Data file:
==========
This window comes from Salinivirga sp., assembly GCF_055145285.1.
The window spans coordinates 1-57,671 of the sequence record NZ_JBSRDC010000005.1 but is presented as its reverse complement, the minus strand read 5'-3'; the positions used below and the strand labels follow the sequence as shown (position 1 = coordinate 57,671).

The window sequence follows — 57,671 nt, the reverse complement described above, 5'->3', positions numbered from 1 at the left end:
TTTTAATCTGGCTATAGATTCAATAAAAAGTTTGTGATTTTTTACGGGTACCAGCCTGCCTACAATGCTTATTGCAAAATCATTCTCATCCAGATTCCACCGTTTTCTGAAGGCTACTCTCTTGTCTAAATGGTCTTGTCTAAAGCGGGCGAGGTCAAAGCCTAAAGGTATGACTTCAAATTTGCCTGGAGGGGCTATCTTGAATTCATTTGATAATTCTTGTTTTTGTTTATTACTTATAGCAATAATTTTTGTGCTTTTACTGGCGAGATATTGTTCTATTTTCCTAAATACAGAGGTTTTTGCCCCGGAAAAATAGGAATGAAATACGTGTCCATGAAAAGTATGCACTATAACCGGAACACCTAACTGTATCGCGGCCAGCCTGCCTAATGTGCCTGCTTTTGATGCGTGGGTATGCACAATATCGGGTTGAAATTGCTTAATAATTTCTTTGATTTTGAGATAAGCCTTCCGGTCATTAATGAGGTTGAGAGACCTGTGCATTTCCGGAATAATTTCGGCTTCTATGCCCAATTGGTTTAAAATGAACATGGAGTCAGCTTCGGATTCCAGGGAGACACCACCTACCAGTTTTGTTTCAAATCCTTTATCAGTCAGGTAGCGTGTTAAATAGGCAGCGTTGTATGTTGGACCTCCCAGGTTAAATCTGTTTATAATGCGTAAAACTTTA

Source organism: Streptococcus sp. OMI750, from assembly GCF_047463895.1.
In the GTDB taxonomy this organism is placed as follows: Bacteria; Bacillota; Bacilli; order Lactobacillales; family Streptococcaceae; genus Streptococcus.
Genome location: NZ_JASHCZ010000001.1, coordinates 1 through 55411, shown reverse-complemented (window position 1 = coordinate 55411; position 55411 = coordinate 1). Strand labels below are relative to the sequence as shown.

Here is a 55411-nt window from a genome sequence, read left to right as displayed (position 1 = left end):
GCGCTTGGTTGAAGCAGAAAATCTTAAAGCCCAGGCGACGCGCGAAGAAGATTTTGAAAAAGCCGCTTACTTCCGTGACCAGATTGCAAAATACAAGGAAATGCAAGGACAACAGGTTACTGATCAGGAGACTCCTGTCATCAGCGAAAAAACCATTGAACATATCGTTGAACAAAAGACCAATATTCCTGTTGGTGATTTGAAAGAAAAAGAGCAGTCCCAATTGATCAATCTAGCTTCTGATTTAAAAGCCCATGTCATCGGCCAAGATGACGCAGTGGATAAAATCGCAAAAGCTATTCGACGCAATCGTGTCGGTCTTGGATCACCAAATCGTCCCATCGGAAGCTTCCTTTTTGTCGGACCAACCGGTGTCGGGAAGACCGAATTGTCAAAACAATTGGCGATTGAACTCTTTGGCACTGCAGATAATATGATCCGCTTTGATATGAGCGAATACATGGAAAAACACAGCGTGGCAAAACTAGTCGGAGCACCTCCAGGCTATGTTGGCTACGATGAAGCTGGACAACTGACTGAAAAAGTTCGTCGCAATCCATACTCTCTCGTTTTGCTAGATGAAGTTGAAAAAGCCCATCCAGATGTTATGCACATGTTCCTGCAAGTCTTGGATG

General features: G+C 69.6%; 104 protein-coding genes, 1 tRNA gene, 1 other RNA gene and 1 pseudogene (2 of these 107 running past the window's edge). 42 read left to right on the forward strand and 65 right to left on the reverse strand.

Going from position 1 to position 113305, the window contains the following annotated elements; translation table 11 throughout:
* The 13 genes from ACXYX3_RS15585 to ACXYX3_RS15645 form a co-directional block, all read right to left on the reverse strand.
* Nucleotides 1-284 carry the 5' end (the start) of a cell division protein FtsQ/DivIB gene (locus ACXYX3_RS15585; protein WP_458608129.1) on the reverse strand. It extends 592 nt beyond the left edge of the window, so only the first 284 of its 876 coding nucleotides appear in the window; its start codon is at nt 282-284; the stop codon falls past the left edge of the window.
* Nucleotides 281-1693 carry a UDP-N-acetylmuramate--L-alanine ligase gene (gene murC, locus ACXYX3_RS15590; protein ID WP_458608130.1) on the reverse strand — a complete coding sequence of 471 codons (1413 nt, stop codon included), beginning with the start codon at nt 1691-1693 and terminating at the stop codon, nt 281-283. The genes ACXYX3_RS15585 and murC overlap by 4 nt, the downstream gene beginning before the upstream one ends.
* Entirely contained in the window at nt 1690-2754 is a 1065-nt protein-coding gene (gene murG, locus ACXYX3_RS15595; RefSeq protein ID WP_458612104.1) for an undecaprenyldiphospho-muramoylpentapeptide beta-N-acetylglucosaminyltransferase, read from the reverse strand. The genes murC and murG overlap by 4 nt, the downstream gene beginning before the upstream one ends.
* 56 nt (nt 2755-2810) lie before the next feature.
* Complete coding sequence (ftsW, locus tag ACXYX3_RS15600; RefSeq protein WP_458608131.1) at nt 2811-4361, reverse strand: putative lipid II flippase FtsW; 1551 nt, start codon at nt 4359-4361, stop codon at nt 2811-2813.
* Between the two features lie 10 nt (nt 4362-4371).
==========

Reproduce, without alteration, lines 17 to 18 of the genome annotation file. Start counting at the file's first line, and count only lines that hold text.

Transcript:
* Complete coding sequence (ftsW, locus tag ACXYX3_RS15600; RefSeq protein WP_458608131.1) at nt 2811-4361, reverse strand: putative lipid II flippase FtsW; 1551 nt, start codon at nt 4359-4361, stop codon at nt 2811-2813.
* Between the two features lie 10 nt (nt 4362-4371).